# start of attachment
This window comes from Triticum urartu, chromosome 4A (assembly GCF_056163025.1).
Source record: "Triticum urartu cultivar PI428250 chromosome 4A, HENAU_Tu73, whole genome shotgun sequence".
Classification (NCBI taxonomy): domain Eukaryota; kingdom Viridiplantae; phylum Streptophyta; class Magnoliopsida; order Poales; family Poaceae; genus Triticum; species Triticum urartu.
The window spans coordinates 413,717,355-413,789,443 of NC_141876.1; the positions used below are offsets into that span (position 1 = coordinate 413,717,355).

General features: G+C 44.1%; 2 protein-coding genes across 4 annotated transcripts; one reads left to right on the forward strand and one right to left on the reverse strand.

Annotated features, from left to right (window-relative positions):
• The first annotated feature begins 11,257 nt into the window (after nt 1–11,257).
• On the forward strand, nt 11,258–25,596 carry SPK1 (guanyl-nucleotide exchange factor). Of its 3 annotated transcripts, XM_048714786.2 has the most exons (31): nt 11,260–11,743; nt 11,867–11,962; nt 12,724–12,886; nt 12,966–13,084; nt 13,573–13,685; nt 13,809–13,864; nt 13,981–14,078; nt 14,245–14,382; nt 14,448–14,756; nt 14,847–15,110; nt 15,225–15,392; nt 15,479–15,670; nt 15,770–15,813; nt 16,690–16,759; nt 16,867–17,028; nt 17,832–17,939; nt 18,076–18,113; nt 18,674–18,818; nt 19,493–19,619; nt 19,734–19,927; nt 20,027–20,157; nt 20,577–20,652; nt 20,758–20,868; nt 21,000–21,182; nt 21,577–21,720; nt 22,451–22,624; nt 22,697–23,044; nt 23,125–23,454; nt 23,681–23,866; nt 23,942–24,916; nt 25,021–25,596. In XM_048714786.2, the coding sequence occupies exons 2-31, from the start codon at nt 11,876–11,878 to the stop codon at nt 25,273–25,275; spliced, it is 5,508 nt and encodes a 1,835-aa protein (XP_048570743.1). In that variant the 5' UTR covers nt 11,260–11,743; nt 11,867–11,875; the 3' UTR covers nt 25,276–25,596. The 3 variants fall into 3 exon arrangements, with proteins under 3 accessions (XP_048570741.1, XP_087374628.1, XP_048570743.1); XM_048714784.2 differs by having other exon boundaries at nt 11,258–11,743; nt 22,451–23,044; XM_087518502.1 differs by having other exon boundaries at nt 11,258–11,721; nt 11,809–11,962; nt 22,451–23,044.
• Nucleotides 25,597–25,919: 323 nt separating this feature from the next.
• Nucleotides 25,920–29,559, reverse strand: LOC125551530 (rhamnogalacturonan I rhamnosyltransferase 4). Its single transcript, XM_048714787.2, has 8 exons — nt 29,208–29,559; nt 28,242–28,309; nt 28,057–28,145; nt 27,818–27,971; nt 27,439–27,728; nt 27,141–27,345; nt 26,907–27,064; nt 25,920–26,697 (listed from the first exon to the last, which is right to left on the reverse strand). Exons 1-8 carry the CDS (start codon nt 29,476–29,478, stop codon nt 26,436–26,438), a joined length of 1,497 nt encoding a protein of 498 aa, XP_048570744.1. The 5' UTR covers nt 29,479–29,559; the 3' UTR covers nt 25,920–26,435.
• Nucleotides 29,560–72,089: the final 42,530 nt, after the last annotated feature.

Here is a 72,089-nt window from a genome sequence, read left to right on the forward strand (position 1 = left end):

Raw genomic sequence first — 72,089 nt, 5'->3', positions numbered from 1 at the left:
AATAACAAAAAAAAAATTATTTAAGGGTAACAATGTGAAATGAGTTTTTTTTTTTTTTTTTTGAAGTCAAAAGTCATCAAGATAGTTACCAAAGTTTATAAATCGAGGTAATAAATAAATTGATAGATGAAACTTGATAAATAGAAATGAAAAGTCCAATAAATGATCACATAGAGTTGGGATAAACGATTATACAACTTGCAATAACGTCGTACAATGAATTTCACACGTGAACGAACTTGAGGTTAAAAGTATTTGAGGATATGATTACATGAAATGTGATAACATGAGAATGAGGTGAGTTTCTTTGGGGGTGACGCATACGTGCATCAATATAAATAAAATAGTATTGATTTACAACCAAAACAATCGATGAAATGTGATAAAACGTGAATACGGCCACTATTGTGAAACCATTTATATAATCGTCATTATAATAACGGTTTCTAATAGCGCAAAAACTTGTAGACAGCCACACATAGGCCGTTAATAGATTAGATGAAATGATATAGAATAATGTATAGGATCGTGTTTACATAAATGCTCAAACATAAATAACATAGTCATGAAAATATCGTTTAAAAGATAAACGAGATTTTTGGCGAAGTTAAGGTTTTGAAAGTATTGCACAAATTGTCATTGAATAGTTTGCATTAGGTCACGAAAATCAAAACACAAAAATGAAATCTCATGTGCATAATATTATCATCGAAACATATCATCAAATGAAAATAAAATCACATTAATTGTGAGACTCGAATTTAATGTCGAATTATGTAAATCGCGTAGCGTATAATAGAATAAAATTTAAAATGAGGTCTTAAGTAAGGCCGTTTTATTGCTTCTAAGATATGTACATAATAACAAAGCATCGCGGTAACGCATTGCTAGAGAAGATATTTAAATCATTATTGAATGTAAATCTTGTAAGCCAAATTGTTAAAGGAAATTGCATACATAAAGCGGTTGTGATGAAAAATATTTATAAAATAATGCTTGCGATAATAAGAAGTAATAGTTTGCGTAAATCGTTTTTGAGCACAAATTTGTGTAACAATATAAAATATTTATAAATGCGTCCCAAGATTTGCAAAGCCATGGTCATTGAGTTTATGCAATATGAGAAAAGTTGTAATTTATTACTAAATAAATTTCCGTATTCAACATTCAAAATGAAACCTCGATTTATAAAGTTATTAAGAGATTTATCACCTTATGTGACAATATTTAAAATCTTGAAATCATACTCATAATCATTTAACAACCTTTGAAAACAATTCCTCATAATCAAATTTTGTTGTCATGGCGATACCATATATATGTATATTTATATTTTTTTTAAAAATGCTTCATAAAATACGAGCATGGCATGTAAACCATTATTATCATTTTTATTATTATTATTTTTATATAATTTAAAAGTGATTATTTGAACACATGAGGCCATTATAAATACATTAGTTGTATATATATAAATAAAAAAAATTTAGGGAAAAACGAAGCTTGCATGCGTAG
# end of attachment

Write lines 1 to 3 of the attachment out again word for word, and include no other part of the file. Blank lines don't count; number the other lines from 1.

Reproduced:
This window comes from Triticum urartu, chromosome 4A (assembly GCF_056163025.1).
Source record: "Triticum urartu cultivar PI428250 chromosome 4A, HENAU_Tu73, whole genome shotgun sequence".
Classification (NCBI taxonomy): domain Eukaryota; kingdom Viridiplantae; phylum Streptophyta; class Magnoliopsida; order Poales; family Poaceae; genus Triticum; species Triticum urartu.